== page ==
Colors themselves are powerful methods of delivering a specific theme within performances—especially if they are related throughout a single work. I will be analyzing the color “red” from Israel Zangwill’s 1908 play The Melting Pot to Amongst all the characters, I will be focusing on David’s outlooks upon the specific color—relating it with how his past encounters with the color contrast that of his encounters with it in America. Central to his trauma was the massacre of Kishinev Pogrom where he conjures images of blood of his family and his people being murdered in masses. Despite the fluent usage and emphasis of blood and consequently having “red” as a negative theme, David undergoes transformations of seeing “red” as quite positive the more he interacts with Vera and the more time he spends in America. The primary research material is the written text The Melting Pot by Israel Zangwill especially deriving from excerpts where concepts of “red” emerge. David’s transformative experience can be extrapolated to the significance of immigrants moving into America at the time the play was shown: America was the place for their salvation—where even their most traumatic memories will be cleansed.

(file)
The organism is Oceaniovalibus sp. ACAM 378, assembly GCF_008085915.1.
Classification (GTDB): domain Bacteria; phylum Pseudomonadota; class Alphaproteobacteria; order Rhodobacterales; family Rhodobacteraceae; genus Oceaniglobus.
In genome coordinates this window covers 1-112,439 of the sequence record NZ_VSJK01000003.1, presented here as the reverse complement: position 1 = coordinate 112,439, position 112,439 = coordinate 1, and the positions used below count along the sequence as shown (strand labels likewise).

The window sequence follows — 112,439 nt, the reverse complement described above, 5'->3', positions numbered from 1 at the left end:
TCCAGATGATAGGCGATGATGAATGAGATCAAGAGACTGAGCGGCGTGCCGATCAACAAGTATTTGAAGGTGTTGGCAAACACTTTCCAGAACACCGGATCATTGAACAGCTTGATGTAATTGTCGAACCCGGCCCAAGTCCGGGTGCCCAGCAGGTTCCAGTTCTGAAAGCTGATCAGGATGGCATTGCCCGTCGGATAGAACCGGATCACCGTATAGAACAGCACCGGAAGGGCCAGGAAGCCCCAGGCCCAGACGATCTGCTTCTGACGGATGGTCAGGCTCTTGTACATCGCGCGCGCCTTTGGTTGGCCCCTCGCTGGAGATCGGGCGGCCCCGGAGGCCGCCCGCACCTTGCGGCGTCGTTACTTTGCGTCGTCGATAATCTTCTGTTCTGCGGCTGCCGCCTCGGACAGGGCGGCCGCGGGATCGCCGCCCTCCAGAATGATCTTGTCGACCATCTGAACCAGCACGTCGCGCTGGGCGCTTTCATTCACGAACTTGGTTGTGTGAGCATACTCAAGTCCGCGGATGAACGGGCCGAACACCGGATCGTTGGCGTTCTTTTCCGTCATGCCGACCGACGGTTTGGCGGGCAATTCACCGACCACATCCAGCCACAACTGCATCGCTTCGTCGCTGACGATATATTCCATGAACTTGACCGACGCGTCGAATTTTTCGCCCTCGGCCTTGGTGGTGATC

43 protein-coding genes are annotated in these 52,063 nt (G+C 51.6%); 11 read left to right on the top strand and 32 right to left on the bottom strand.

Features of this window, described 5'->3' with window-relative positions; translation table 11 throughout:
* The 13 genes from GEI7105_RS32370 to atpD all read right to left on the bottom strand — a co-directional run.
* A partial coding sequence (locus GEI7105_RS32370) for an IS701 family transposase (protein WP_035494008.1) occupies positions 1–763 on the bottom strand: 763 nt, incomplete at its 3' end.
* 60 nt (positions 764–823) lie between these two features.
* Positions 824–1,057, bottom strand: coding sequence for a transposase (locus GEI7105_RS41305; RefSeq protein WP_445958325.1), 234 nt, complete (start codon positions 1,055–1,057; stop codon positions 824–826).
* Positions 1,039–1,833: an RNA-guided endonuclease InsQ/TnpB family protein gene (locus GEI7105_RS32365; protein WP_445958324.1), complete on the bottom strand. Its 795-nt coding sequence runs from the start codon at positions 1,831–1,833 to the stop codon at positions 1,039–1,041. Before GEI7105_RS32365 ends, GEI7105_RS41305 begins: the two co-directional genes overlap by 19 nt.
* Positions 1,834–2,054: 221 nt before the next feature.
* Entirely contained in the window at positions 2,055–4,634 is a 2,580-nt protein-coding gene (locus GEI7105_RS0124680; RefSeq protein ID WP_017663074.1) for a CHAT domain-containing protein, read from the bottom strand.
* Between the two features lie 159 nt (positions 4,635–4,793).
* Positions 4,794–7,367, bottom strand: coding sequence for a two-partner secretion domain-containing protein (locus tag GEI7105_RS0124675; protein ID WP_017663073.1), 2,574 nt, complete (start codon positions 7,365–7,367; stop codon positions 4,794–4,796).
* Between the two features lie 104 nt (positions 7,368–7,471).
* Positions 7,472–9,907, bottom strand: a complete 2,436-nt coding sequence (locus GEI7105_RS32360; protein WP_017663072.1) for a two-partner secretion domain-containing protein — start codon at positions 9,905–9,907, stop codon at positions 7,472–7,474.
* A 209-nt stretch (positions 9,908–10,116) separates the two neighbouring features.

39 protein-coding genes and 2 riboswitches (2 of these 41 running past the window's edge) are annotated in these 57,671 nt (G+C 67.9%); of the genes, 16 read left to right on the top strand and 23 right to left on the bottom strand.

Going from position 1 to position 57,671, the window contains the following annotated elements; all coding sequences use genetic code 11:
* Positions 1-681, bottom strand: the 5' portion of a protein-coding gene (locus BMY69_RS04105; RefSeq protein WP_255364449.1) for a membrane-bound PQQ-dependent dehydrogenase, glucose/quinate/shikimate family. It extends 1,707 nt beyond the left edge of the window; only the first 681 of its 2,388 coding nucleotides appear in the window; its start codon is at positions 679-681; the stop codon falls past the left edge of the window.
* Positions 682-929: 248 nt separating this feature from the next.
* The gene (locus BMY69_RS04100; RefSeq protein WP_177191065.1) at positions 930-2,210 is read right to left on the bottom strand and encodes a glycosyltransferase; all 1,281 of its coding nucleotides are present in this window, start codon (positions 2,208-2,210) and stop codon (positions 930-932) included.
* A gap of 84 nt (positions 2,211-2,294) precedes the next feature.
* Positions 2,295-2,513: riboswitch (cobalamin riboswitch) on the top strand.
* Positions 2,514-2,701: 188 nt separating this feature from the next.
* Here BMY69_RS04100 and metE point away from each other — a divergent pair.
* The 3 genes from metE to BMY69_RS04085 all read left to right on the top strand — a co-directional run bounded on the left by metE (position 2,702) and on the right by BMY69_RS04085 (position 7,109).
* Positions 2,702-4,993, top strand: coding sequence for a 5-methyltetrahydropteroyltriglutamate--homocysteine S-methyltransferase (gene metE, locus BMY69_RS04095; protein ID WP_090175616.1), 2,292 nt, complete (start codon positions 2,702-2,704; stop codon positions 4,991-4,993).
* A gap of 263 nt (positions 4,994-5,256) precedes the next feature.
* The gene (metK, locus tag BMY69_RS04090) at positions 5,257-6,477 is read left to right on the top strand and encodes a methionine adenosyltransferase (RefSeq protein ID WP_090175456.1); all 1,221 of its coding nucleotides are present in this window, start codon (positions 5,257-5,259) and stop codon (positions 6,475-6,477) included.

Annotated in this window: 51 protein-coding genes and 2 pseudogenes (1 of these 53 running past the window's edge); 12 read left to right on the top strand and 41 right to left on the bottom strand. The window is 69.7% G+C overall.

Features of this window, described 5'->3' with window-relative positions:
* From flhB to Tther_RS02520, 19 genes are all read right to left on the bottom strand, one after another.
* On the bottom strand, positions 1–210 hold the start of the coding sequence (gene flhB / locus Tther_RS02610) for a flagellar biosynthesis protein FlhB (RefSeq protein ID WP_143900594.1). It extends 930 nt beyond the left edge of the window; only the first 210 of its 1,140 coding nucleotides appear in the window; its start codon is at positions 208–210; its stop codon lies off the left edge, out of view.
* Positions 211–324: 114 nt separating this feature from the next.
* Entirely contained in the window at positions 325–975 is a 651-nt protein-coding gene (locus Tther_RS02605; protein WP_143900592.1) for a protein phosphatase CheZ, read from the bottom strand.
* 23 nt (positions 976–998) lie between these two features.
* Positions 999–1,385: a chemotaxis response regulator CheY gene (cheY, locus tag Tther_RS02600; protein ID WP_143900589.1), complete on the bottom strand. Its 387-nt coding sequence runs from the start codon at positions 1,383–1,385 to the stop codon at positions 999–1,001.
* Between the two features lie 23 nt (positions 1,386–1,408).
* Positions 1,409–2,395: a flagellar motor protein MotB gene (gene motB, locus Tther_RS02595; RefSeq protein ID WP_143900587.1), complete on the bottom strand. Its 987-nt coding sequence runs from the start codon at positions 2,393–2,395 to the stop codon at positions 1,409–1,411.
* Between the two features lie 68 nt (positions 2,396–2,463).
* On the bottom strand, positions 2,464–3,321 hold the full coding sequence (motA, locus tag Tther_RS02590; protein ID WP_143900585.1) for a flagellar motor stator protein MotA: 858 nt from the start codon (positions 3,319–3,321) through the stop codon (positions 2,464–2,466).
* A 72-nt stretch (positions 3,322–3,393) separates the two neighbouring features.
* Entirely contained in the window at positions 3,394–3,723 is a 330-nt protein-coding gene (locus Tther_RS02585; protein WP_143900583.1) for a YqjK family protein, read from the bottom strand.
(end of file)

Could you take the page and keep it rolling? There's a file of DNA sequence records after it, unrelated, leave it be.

Prior to his immigration to America, David’s outlook on the color red—or any tint of crimson—only carried hurtful memories of blood and fires of persecution in his homeland. This view, however, is changed significantly to the point where David is cleansed of his fears and traumas associated with the color red due to his ideals toward “America” and with the help of Vera. The Melting Pot, by Israel Zangwill illustrates how many immigrants viewed America.
At the beginning of the play The Melting Pot, David is seen as a very sensitive character who’s traumas are easily triggered. However, it is with his views toward an accepting-and-mixing-America and with the help of Vera that he overcame his traumas of his homeland and of the color red. Even a fiery sunset he sees, which may trigger David's traumas easily, is seen by him with joy as shown in the Act IV finale. This final scene stands as a cathartic scene for David representing his full transformations to have successfully coped with his traumas through settling in America. Branching from this, David was not the only one who has "healed" through settling in America: many immigrants of the time also reached out to America to escape persecution. America is not a perfect country, but it is one where many have reached--including David--seeking safety and opportunities.